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Amigo to relaunch as RewardRate offering loans from 39.9% APR

Paloma Kubiak
Written By:
Paloma Kubiak

Amigo is set to resume lending early next year under a new guise – RewardRate – offering ‘responsible finance’ to an ‘underserved market’.

The firm is set to restart lending by 26 February 2023 and has today confirmed it will trade under a new brand – RewardRate.

It will offer two loan products – a personal loan starting at 49.9% APR and a guarantor loan product from 39.9% APR.

Both products will offer the borrower the chance to reduce the interest rate charged by up to 15 percentage points (down to the equivalent 34.9% APR) if they make payments on time.

Further, customers will also be able to freeze a payment once a year, without penalty.

No new lending will take place under the Amigo brand. It said in shaping the proposition, Amigo’s management team has “taken learning from Amigo’s past to ensure a customer-centric compliant and responsible culture is at the core of the business as well as an improved underwriting process with enhanced affordability checks for customers”.

It added that pre-March 2020 loan products will not be sold again, with the legacy book continuing to run off.

The new lending proposition is subject to Amigo receiving consent from the regulator, the Financial Conduct Authority, and it must complete a successful equity raise by 26 May 2023.

It has agreed a £35m cap on net new business lending before the proposed capital raise is completed. The £35m of planned new lending is being funded by internal resources.

The table below shows a comparison of the old and new lending products:

‘Underserved market’

Amigo said there are an estimated 12 million adults in the UK who can’t obtain a loan from a mainstream lender due to credit impairment, low credit status or no credit history.

It said it has a “stated purpose” to help this group “achieve financial mobility”.

A statement read: “Today, people face credit exclusion on an unparalleled scale in UK credit markets following the departure of specialist lenders from the sector, at a time when changing economic fundamentals, including the growth of the gig-economy and the aftermath of Covid, have led to rising demand. The result has been, as the England Illegal Money Lending Team warned recently, that ‘opportunistic illegal lenders are filling the void’.”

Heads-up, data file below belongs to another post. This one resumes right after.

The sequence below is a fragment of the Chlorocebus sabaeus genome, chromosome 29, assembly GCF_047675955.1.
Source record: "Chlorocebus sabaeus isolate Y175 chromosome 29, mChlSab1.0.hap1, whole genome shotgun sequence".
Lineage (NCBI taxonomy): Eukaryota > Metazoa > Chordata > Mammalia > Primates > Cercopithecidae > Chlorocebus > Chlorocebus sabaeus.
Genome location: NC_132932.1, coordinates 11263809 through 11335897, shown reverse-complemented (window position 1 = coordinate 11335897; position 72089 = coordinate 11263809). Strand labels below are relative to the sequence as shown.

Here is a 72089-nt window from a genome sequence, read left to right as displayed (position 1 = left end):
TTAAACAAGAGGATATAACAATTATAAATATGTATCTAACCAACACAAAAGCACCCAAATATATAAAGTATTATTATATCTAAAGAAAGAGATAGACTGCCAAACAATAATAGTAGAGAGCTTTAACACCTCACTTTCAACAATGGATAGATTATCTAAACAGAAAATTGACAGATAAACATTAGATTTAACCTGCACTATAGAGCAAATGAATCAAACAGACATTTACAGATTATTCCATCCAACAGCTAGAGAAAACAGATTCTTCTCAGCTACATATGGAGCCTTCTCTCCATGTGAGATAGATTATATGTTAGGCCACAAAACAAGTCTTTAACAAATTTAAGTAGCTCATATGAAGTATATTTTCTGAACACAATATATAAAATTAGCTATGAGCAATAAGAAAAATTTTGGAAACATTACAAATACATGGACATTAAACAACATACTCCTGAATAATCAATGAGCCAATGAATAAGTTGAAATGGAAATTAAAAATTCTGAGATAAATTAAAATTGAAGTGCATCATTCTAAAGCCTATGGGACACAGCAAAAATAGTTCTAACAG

Amigo added that with its 15 years’ experience in the guarantor loans market and an established infrastructure, “it has learnt from the mistakes of the past” and intends to “put our infrastructure and institutional knowledge of the specialist lending market to good use”.

Chief executive, Gary Jennison, said: “RewardRate has been designed to support financial mobility for the millions of people in our society who have too few borrowing options. It has been created by a new team, in collaboration with external partners, with the objective of incentivising and rewarding on time payment and thus moving people towards a better credit rating and onto mainstream banking. RewardRate is backed by a company that has undergone profound cultural change under new management and, once we have FCA approval, we believe it will be an important new addition to the mid-cost market.”

Amigo’s new business scheme

Today’s announcement is part of a long process for former Amigo borrowers to get redress.

Back in 2018, Amigo began receiving affordability complaints and mis-selling concerns. Where a customer’s complaint was upheld, Amigo was ordered to refund the interest paid or update the outstanding balance.

However, with an influx of compensation claims, Amigo faced collapse and so in May 2021, it published a rescue plan which was rejected by the High Court for being ‘inherently unfair’.

In December 2021, Amigo proposed two new alternative redress schemes, with both options seeing affected borrowers receive less money than they were owed.

But in March 2022, the regulator, the Financial Conduct Authority confirmed it wouldn’t oppose Amigo’s scheme of arrangement proposals.

And just last month, a creditors meeting took place where borrowers voted on the two alternative redress schemes. A majority total of 145,532 votes were in favour of Amigo’s preferred ‘new business scheme’ which would see it return to lending and offer cash returns to creditors at an estimated 42p per £1 of claim.

In order for the new business scheme to get the go ahead, it required sanction by the High Court which was confirmed in May.